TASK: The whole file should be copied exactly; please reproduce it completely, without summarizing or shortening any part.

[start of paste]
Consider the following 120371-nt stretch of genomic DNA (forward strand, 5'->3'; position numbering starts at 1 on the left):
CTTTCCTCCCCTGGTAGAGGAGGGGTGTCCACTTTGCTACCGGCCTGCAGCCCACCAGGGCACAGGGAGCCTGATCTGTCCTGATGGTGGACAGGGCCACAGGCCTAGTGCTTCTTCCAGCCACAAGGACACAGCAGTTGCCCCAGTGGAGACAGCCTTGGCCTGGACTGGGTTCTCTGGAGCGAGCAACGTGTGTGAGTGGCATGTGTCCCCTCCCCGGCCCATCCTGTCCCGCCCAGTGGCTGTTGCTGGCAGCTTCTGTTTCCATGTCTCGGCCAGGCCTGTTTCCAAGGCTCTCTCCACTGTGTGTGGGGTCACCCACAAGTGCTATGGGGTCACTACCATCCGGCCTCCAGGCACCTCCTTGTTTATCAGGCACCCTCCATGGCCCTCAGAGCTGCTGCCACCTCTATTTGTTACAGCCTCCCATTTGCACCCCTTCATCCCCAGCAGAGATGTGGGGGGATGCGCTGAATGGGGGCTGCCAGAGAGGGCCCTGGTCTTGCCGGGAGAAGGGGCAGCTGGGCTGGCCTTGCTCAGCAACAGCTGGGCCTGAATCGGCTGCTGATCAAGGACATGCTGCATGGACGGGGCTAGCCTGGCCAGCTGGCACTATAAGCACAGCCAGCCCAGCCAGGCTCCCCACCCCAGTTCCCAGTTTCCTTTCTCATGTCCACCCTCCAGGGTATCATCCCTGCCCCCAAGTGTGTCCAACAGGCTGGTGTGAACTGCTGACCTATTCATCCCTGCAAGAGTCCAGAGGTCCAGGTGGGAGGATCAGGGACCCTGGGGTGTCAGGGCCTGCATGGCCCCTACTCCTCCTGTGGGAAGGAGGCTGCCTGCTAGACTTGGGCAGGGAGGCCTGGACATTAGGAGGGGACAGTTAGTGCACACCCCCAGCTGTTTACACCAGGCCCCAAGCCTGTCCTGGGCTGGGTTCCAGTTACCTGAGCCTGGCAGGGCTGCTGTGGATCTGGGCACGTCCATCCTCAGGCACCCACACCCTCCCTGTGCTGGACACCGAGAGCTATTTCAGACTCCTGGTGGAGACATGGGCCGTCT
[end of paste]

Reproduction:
Consider the following 120371-nt stretch of genomic DNA (forward strand, 5'->3'; position numbering starts at 1 on the left):
CTTTCCTCCCCTGGTAGAGGAGGGGTGTCCACTTTGCTACCGGCCTGCAGCCCACCAGGGCACAGGGAGCCTGATCTGTCCTGATGGTGGACAGGGCCACAGGCCTAGTGCTTCTTCCAGCCACAAGGACACAGCAGTTGCCCCAGTGGAGACAGCCTTGGCCTGGACTGGGTTCTCTGGAGCGAGCAACGTGTGTGAGTGGCATGTGTCCCCTCCCCGGCCCATCCTGTCCCGCCCAGTGGCTGTTGCTGGCAGCTTCTGTTTCCATGTCTCGGCCAGGCCTGTTTCCAAGGCTCTCTCCACTGTGTGTGGGGTCACCCACAAGTGCTATGGGGTCACTACCATCCGGCCTCCAGGCACCTCCTTGTTTATCAGGCACCCTCCATGGCCCTCAGAGCTGCTGCCACCTCTATTTGTTACAGCCTCCCATTTGCACCCCTTCATCCCCAGCAGAGATGTGGGGGGATGCGCTGAATGGGGGCTGCCAGAGAGGGCCCTGGTCTTGCCGGGAGAAGGGGCAGCTGGGCTGGCCTTGCTCAGCAACAGCTGGGCCTGAATCGGCTGCTGATCAAGGACATGCTGCATGGACGGGGCTAGCCTGGCCAGCTGGCACTATAAGCACAGCCAGCCCAGCCAGGCTCCCCACCCCAGTTCCCAGTTTCCTTTCTCATGTCCACCCTCCAGGGTATCATCCCTGCCCCCAAGTGTGTCCAACAGGCTGGTGTGAACTGCTGACCTATTCATCCCTGCAAGAGTCCAGAGGTCCAGGTGGGAGGATCAGGGACCCTGGGGTGTCAGGGCCTGCATGGCCCCTACTCCTCCTGTGGGAAGGAGGCTGCCTGCTAGACTTGGGCAGGGAGGCCTGGACATTAGGAGGGGACAGTTAGTGCACACCCCCAGCTGTTTACACCAGGCCCCAAGCCTGTCCTGGGCTGGGTTCCAGTTACCTGAGCCTGGCAGGGCTGCTGTGGATCTGGGCACGTCCATCCTCAGGCACCCACACCCTCCCTGTGCTGGACACCGAGAGCTATTTCAGACTCCTGGTGGAGACATGGGCCGTCT